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Battery storage: Who’s leading on quality and brand recognition?

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One Step Off The Grid

When it comes to energy storage, Australia has captured the world’s attention and is a testing ground for battery products and sales strategies that will ultimately be rolled out across the world.

SunWiz is currently conducting research that will assist in accelerating the battery market, by helping companies understand the market, successful sales strategies, and key product features.
The research typically produces some really valuable insights. For example, some of the results of our retailer survey from 12 months ago are seen below. We surveyed installers on their awareness of various battery brands, and their perceptions of Quality, Value, and Service.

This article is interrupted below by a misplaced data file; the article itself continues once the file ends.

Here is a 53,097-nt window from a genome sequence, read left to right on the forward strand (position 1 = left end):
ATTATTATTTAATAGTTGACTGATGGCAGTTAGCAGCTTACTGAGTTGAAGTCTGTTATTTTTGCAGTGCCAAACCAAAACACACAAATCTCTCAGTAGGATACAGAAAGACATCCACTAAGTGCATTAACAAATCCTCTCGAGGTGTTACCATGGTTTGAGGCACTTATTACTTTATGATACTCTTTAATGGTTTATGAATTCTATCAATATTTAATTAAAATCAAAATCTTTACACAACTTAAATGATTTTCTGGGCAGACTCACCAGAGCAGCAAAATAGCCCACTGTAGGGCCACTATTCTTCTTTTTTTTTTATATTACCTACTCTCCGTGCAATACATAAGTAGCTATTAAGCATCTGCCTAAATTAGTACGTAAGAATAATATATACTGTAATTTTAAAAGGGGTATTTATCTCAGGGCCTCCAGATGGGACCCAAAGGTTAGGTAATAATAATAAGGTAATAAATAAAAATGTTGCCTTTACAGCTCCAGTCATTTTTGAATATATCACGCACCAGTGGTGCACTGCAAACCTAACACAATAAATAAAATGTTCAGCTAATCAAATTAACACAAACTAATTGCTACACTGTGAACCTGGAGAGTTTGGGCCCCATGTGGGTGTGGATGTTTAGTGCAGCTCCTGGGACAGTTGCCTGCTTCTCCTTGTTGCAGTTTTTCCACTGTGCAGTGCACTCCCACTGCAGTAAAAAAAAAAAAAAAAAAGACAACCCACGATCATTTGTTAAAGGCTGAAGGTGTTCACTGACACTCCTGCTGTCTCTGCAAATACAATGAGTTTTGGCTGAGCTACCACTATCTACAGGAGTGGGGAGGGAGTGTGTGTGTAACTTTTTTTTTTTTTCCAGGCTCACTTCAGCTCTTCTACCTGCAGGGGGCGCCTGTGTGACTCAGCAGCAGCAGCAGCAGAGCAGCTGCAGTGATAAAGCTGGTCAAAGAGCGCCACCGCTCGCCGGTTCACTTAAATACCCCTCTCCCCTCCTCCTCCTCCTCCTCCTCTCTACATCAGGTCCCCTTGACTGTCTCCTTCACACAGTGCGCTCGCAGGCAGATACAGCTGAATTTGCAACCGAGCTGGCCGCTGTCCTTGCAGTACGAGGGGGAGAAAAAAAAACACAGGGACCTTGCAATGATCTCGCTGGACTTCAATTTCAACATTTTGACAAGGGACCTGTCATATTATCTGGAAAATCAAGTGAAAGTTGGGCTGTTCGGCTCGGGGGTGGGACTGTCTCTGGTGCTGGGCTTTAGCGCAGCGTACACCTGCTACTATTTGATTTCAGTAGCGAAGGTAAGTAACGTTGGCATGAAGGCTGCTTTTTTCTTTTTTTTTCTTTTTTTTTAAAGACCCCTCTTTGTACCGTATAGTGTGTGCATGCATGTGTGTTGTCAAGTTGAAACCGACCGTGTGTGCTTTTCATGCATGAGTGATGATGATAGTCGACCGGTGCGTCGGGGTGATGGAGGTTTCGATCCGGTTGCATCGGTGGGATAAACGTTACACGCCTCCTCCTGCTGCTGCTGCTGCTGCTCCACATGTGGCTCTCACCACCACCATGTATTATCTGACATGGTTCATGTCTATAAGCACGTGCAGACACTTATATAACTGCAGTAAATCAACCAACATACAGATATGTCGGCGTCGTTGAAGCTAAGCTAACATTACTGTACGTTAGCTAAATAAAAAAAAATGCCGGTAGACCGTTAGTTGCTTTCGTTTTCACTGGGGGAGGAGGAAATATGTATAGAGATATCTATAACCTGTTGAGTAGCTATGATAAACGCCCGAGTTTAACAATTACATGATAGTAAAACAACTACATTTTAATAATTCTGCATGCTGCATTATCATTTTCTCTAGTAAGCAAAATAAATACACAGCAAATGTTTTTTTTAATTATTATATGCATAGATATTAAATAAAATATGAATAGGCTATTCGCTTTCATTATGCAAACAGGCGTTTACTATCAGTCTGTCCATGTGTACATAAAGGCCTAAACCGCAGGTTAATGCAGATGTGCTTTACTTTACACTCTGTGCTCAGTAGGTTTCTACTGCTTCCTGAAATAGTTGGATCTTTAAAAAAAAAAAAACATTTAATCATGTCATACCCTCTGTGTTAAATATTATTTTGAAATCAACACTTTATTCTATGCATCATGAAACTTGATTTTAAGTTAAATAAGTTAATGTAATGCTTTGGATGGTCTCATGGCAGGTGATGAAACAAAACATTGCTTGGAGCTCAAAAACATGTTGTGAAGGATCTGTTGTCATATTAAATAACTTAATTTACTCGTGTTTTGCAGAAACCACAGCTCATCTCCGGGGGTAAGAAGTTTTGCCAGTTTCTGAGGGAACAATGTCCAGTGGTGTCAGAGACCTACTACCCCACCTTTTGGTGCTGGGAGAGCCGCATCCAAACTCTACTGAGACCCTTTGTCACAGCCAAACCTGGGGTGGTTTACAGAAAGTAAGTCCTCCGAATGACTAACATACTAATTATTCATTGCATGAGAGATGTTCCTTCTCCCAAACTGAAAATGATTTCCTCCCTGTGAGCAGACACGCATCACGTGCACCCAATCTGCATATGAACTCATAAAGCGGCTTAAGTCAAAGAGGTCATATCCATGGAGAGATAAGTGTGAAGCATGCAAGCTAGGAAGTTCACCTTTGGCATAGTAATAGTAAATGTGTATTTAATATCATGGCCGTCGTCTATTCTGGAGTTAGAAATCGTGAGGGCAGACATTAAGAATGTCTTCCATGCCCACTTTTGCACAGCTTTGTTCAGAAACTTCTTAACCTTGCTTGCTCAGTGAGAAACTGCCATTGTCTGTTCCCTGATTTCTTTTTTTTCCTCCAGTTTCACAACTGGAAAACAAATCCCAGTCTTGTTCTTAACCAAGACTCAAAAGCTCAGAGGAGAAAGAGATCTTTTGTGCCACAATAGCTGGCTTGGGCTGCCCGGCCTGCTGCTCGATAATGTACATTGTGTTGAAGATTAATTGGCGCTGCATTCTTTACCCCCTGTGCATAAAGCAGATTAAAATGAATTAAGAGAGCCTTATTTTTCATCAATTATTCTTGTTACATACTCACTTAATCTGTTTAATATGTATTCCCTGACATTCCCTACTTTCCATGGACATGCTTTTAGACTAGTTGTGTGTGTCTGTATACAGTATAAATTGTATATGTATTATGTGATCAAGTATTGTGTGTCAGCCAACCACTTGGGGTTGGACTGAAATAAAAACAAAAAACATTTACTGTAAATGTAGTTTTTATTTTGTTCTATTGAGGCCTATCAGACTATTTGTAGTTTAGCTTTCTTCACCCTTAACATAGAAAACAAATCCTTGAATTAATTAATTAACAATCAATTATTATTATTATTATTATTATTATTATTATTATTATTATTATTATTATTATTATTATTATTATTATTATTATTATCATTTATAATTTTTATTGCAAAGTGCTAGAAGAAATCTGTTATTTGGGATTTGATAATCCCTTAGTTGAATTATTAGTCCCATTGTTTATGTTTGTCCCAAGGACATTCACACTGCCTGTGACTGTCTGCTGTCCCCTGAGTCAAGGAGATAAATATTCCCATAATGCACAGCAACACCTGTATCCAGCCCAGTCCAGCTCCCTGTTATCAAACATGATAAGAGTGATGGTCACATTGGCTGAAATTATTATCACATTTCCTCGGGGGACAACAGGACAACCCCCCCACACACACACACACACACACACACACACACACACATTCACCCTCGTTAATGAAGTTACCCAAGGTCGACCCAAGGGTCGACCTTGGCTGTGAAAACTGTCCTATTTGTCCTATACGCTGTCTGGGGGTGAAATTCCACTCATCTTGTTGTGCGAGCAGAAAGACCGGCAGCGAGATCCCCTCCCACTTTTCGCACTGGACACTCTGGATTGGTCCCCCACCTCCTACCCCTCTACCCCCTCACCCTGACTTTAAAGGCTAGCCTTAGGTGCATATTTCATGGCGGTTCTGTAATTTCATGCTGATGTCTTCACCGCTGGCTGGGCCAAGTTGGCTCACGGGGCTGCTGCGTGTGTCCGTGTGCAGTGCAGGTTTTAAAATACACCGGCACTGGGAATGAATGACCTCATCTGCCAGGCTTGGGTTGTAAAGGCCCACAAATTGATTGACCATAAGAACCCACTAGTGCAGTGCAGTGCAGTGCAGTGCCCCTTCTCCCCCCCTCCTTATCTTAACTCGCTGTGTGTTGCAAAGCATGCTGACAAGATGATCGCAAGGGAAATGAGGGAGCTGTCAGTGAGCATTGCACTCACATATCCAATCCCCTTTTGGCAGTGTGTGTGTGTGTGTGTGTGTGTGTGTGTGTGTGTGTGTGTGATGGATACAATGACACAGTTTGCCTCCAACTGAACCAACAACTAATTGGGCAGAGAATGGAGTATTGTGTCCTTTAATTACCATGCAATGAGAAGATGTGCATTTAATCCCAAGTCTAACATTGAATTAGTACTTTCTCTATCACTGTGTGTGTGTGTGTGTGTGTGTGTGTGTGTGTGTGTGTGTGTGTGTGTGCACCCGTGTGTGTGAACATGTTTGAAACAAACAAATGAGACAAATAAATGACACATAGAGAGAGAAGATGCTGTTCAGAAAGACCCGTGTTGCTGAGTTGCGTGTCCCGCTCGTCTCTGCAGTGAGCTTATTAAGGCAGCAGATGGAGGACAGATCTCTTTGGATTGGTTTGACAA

1. The first chart shows the levels of awareness about each battery brand. Tesla and LG Chem are clearly the most recognised brands.

warwick1
2. The second chart shows installers perceptions of Quality, Support, and Value. The chart illustrates Bosch leading on Quality, followed by LG Chem and Enphase. The company that provided the best support was Enhpase, followed by LGchem. The battery that provided best value was LG Chem.
warwick 2

Since the survey was conducted, a lot has changed – companies such as BYD and Tesla have brought new products to the market, service levels have improved, and prices have fallen.

We’ve also seen new strategies adopted as companies seek to increase their market share. Already there are a wide variety of approaches that are being tested, which can be summarised as:

  • Product Approaches: Battery that are compatible with many inverters (e.g. LGchem, Tesla PowerWall1) versus those that combine battery and inverter together (e.g. Sonnen, Enphase, Tesla PowerWall2)